Estimating Fair Value
We are often reminded that financial markets can be volatile and erratic, and none more so at present than the oil market which briefly traded below zero last week. Imagine turning up at your local garage and being paid by the garage to fill up and drive on.
Oil is by no means the only asset to trade below zero; Northern European and Japanese bonds have traded through zero for some time and indeed, the key ECB deposit rate is currently minus 0.5%. The Bank of England rate is as close to zero as to be immaterial.
Joining the zero-yield club, following official interventions, is much of the financial and insurance sector where dividend yields have been cut to zero. Many non-financial firms have also ceased paying dividends in an effort to conserve cash. Most businesspeople will tell you that it is not profitability that kills business, it is cashflow; the lifeblood of business which is simply not flowing at the moment.
The market which is of most importance to us as investors is the stock market. So, when one of the key valuation metrics has disappeared how is it possible to estimate fair value on companies and company shares?
In some respects, it is, of course, not possible. There is so little transparency surrounding the outcome of the pandemic that any view of the future requires a myriad of assumptions that may or may not come to pass.
On the other hand, this is not the first crisis that the economy has endured and the needs of 66 million people in the UK will not evaporate as a result of an itinerant pathogen.
One of the models we use in the UK to estimate excess or under-valuation of equities relative to the underlying economy is to track the progress of the stock market against nominal GDP using the FT100 as a proxy.
Since 1984, the birth of the FTSE as we now know it, as you would expect, the stock market has broadly moved in step with economic growth, oscillating between periods of greater or lesser dearness/cheapness relative to the underlying economy.
Interestingly, despite the global financial crash in 2008, the period of dangerously high over-valuation was in the 1990s during the era of the Telecoms, Media and Tech bubble (TMT). It took the stock market twenty years to work off the excess of the over-valuation reached in that period. Even so, when the decline came in 2000-2003, the market didn’t trade through trend nominal GDP, in fact, it bounced off that trend until it peaked again in 2007.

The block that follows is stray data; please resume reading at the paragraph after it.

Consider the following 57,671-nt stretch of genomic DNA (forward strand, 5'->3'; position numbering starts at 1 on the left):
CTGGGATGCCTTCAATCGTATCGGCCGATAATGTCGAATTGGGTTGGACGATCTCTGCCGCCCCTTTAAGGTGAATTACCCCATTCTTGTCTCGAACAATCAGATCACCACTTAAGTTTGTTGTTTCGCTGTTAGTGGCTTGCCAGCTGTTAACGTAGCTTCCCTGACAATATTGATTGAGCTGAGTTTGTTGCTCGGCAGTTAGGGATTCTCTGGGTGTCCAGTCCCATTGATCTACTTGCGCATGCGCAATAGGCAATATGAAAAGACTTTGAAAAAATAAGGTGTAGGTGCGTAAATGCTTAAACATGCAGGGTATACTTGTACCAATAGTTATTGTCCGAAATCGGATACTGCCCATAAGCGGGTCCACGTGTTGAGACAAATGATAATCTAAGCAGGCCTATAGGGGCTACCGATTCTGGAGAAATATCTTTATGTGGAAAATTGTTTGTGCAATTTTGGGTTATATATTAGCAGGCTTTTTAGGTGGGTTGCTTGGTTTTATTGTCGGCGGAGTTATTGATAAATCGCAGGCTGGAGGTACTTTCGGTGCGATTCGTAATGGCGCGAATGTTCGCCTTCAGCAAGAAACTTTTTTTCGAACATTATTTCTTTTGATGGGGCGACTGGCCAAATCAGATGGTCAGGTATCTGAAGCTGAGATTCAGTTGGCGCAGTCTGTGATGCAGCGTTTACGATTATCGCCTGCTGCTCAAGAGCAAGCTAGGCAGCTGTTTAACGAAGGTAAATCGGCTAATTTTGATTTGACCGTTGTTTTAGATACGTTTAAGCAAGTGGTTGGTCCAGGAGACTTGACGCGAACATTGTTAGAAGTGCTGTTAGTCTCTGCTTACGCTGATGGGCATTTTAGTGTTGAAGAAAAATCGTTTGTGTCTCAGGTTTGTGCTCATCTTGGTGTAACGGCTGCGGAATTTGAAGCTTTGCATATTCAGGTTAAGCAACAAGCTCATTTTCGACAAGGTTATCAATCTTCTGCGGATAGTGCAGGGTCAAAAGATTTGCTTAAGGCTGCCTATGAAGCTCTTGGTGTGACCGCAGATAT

During the depths of the 2008-10 financial crisis period, the market only traded through trend GDP for a very short period of a few weeks before regaining its composure and beginning its recovery.
Since 1984, it has been very rare for the market to trade below trend nominal GDP for any length of time. However, the picture more recently has been very different for the UK and US (two extremes since 2008).
In the recent decline, the UK stock market plummeted through trend GDP and has yet to rebound. In other words, the market is discounting the most serious damage to economy since the FTSE started back in 1984.
That is plausible but what does our model tell us about valuations?
1. The model suggests that to justify the recent dramatic falls in the UK index, nominal GDP would have to fall by about 35%. To put that in context, that would be of the same order of magnitude as the Great Depression but the fall in GDP then took three years to occur; from 1930 to 1933.
2. The ONS (Office for National Statistics) estimates that the GDP decline in the first quarter of 2020 was minus 1.5% which annualises at minus 6.1%. That is slightly worse than the outcome in 2008-10 but on our model a GDP decline of that magnitude would put fair value on the FTSE between 7142 and 7687. Applying a discount to that to reflect the uncertainty and fear prevalent in the market currently and a FTSE level of around 6500 looks fair. In other words, not a raging bull market, but reasonable upside from here.
Of course, this is only a model. Nevertheless, we should remember that though “all models are wrong”, some are useful.
Given modern medical advances and a century of technological and economic progress, discounting a rerun of the 1930s does look implausible. Therefore, at the recent bottom, the market was probably over-reacting and trading below what might be regarded by longer-term investors as fair-value.